The newest film from director Michael Mann tells the story of the chase for "public enemy number one", John Dillinger, played by everybody's favorite 21 Jumpstreet alum Johnny Depp. The entire world loves Johnny Depp so he's not really on the line here. I am pretty sure he could adapt 2 Girls 1 Cup for the big screen and there would be a line around the block. I don't know what that says about him exactly but it definitely says something. Christian Bale stars as Melvin Purvis, the FBI Agent sent by J Edgar Hoover to clean up the dirty 1930's Chicago streets and capture Dillinger. Bale has recently achieved megastardom with his roles in the Christopher Nolan Batman films as well as his role as John Conner in Terminator Salvation, so he's not really on the line here either; however, it should be noted that he still has a severe case of over-accent-itis.
Michael Mann wrote and directed [amazon B000A2WP7O], [amazon B000P0J0AG], and [amazon B00003CWRX] consecutively. That is a very strong run of filmmaking. Next Mann directed Will Smith in [amazon B00005JKMQ], and while I am of the belief that Ali was overrated, it's still anything but garbage. Ali was undoubtedly a step down from The Insider which meant Mann may have hit his peak. Possibly by coincidence, but probably not, Ali also marked Mann's first foray into the Jamie Foxx business. Mann again teamed with Foxx and a little hobbit named Tom Cruise for his next film Collateral, which was when Mann decided to forgo traditional film, and start shooting in HD. Miami Vice was next and reteamed Mann and Foxx with Colin Farrell's ridiculous haircut and chutzpah. The results were not good. After this Mann seemed to make sure to stick it to the rest of us that missed Miami Vice by getting a producer's credit on the abomination that was Hancock. Let's just say Mann's got a lot of making up to do.
For most of the movie Public Enemies feels like an art film dressed up like a summer blockbuster. The film is shot with the typical handheld cameras and borderline obtrusive closeups that Mann has successfully used to create his distinct style. I have always been fascinated with the way Mann builds suspense through tense dramatic scenes only to explode with action at the drop of a coin, and this technique is certainly on display here. In many ways Public Enemies is a perfect execution of a well developed craft, but I can't stop shaking the feeling that it was missing some action.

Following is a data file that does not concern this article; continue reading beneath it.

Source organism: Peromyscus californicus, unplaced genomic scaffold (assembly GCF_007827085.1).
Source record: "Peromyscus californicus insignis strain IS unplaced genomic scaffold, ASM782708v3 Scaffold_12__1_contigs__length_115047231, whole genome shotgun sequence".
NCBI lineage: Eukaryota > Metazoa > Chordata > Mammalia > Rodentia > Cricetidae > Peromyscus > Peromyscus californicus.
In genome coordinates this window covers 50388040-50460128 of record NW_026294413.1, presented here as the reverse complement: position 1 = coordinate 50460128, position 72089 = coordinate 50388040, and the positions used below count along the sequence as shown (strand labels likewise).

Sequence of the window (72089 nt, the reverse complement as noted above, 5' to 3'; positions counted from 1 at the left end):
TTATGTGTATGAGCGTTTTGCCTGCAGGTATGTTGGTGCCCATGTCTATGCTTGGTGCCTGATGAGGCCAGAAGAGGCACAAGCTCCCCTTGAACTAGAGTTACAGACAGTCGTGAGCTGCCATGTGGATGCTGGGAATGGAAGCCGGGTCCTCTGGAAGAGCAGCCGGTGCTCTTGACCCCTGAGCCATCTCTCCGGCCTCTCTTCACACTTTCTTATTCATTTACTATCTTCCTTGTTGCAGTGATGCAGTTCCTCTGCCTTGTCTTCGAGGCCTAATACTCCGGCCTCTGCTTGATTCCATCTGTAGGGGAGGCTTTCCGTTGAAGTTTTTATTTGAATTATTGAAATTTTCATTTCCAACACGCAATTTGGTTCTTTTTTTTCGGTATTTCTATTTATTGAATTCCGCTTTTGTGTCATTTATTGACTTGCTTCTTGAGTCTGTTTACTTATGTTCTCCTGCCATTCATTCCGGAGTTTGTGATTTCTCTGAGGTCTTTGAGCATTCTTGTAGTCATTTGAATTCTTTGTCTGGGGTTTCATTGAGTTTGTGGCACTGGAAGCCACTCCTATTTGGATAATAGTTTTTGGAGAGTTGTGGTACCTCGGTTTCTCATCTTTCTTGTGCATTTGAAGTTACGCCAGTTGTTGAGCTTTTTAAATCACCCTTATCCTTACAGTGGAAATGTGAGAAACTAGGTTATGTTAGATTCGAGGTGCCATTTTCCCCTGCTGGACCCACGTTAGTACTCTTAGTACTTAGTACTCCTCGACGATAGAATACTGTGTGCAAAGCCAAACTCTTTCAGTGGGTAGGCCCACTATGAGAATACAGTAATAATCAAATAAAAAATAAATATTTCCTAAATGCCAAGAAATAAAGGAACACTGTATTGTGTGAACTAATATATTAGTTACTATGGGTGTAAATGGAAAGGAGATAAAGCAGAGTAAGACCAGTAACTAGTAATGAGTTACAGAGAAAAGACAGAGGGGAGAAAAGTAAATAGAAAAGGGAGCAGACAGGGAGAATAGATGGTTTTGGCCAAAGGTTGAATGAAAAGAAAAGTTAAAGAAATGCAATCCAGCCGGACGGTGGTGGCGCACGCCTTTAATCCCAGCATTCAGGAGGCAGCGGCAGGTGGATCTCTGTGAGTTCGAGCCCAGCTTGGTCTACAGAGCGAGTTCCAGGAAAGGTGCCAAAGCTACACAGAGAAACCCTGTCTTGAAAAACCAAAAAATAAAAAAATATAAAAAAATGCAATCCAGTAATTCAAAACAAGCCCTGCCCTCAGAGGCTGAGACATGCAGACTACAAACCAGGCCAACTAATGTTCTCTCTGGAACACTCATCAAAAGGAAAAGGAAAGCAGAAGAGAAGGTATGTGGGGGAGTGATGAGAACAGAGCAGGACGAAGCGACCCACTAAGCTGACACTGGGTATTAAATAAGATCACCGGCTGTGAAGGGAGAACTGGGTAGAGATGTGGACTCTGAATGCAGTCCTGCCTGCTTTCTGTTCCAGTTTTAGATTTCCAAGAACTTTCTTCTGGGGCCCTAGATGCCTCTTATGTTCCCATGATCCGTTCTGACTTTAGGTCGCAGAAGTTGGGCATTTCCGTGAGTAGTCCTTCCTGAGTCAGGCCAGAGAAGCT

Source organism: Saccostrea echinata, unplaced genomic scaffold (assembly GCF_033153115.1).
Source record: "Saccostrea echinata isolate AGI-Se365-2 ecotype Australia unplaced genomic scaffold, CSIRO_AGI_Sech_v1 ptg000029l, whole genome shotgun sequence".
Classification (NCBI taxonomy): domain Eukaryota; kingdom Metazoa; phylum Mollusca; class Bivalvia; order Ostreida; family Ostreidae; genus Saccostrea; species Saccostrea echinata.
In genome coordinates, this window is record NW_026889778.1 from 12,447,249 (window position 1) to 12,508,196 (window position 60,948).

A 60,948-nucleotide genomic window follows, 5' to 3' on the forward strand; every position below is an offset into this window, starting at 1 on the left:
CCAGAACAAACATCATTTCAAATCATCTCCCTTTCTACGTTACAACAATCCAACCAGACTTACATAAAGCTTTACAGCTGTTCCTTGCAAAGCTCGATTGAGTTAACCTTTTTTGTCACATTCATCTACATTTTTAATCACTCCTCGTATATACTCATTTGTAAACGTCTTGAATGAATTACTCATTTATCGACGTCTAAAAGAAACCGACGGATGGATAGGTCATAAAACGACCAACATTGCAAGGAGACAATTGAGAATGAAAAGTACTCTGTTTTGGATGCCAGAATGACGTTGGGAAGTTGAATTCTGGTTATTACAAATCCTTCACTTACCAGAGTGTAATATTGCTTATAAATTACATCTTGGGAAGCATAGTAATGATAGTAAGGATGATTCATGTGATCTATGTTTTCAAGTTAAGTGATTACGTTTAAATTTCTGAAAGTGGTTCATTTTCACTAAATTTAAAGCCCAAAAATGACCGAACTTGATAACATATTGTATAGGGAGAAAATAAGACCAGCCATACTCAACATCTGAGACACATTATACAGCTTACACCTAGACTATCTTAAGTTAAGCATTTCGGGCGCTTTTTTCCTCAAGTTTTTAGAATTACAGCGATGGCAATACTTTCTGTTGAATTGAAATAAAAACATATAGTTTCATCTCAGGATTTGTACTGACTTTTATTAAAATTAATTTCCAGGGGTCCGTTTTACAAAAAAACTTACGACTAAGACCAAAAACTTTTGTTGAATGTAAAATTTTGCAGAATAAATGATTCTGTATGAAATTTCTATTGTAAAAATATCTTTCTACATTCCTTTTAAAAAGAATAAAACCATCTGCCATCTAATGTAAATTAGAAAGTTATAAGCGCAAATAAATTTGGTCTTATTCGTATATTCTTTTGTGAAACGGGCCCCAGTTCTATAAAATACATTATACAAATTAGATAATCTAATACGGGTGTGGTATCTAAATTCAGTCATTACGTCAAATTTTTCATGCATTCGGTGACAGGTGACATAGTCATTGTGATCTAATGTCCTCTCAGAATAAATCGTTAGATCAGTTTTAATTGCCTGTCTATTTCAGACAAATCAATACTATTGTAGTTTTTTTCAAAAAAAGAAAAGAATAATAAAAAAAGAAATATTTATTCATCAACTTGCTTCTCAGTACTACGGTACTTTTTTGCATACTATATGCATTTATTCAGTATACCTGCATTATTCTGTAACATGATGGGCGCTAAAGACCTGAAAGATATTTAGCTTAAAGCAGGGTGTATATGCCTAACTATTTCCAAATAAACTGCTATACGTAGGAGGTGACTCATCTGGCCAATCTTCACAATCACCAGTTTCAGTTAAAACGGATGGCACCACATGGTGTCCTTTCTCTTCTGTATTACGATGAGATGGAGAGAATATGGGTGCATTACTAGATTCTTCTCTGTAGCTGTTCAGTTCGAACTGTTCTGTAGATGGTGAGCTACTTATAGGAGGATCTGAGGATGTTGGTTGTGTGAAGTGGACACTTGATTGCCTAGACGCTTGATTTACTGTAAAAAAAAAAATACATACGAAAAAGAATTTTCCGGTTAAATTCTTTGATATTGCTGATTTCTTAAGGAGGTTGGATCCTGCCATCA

Much of the film focuses on Dillinger's apparent instant connection with Billie Frechette, who is played capably by Marion Cotillard. Dillinger is depicted as an overall pretty good guy that is "just having too much fun" to change his reckless ways. While the chase and subsequent caputure of Dillinger occurred in the thick of The Great Depression, you won't see much of that here. The film would feel flat without the historical context and big names of Dillinger, Pretty Boy Floyd, and Baby Face Nelson, which in turn makes it seem like a bit of a crutch. In fact all the movie really seems to feature are law enforcement members with dangerously slicked back hair, bank robbers with dangerously slicked back hair, gangsters with dangerously slicked back hair, and hookers. In many ways the real star of the film is hair gel.
The film is shot beautifully if you can handle the Mann style, the shootout and chase scenes are pretty riveting, and while many of the shots are extremely dark, they certainly make the gun fire pop off the screen. Depp delivers a typically solid performance, granted not as fun as normal, and Bale is fine, albeit overly intense. Billy Crudup gives a pretty fantastic performance as J Edgar Hoover and the rest of the cast somewhat blends into the background.
The pacing makes the movie feel criminally slow at times, but these scenes are usually the calm before a storm of furious action. I will be interested to see if there is an extended director's cut as the robbery scenes are pretty blah. There really is no developed planning we are privy to, and the actual robberies are pretty in and out, so the audience is never really invested in the heists, which is a shame as Mann does this kind of exposition brilliantly in Heat and The Insider.
Overall I liked the movie, although I think it would have been better served to be marketed as a character driven awards type movie, as opposed to the summer action blockbuster. Either way it's a step up from Miami Vice, so nice work Mr. Mann. Oh yeah, and no Jamie Foxx.